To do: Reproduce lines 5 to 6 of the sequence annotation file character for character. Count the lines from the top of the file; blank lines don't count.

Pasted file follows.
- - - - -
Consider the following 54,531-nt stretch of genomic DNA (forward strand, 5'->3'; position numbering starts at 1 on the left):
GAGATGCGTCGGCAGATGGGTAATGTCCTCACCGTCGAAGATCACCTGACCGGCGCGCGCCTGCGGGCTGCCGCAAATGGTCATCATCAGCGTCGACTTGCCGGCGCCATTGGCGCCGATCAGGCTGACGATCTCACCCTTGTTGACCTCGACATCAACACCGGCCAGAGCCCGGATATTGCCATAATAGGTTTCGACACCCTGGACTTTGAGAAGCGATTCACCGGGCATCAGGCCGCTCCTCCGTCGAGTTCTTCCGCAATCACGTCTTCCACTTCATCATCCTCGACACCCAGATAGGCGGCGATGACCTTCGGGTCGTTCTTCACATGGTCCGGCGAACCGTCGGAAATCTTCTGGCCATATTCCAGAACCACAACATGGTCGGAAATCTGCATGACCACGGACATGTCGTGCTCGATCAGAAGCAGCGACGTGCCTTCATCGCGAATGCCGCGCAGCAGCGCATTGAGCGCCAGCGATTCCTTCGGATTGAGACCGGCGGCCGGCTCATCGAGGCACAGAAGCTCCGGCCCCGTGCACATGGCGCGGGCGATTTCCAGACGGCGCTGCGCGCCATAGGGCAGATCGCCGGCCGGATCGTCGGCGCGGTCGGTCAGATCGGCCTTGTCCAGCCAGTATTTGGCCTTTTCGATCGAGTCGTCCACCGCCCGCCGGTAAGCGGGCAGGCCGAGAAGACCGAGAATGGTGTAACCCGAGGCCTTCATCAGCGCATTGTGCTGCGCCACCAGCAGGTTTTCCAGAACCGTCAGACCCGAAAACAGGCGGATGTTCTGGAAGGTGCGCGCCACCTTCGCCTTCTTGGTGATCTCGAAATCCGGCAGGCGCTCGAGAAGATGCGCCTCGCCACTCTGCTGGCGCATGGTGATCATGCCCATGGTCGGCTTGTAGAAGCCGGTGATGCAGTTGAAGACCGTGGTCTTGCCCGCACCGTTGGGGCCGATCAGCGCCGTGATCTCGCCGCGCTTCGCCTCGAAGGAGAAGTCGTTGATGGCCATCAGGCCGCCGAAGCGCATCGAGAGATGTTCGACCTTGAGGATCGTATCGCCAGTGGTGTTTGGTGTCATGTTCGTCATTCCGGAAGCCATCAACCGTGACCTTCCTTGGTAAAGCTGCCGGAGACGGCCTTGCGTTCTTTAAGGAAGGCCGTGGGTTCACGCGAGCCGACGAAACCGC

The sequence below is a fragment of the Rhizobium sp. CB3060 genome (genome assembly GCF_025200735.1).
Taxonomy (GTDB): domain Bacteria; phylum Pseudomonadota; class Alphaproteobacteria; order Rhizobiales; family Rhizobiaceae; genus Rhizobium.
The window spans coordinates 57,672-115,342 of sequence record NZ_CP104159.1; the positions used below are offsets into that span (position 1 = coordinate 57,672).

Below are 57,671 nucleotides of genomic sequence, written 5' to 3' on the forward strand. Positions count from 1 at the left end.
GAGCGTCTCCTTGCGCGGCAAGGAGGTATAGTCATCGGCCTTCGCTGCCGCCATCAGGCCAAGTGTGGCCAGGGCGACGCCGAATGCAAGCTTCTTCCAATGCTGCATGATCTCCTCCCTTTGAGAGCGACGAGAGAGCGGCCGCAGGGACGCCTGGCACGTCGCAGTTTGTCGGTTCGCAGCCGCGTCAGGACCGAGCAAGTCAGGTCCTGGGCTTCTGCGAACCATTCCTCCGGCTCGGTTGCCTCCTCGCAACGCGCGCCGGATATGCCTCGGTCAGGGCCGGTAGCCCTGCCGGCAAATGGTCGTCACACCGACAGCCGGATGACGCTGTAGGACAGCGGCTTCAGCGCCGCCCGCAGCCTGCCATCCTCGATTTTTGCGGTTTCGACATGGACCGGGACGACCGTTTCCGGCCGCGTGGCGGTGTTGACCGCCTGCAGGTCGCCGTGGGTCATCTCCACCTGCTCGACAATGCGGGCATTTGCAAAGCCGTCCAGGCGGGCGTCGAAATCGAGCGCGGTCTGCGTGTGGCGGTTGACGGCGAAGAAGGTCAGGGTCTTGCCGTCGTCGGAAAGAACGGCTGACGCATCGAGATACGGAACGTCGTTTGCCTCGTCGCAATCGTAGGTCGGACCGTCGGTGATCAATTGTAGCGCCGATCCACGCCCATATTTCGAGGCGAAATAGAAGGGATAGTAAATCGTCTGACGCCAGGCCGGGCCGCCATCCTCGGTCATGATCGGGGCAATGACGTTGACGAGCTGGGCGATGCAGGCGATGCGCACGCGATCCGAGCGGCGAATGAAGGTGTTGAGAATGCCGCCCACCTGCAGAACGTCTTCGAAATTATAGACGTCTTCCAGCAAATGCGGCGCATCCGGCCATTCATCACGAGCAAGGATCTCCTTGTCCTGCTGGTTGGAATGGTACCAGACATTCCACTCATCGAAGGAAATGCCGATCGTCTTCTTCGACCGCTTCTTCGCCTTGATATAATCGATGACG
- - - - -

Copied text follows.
The window spans coordinates 57,672-115,342 of sequence record NZ_CP104159.1; the positions used below are offsets into that span (position 1 = coordinate 57,672).

Below are 57,671 nucleotides of genomic sequence, written 5' to 3' on the forward strand. Positions count from 1 at the left end.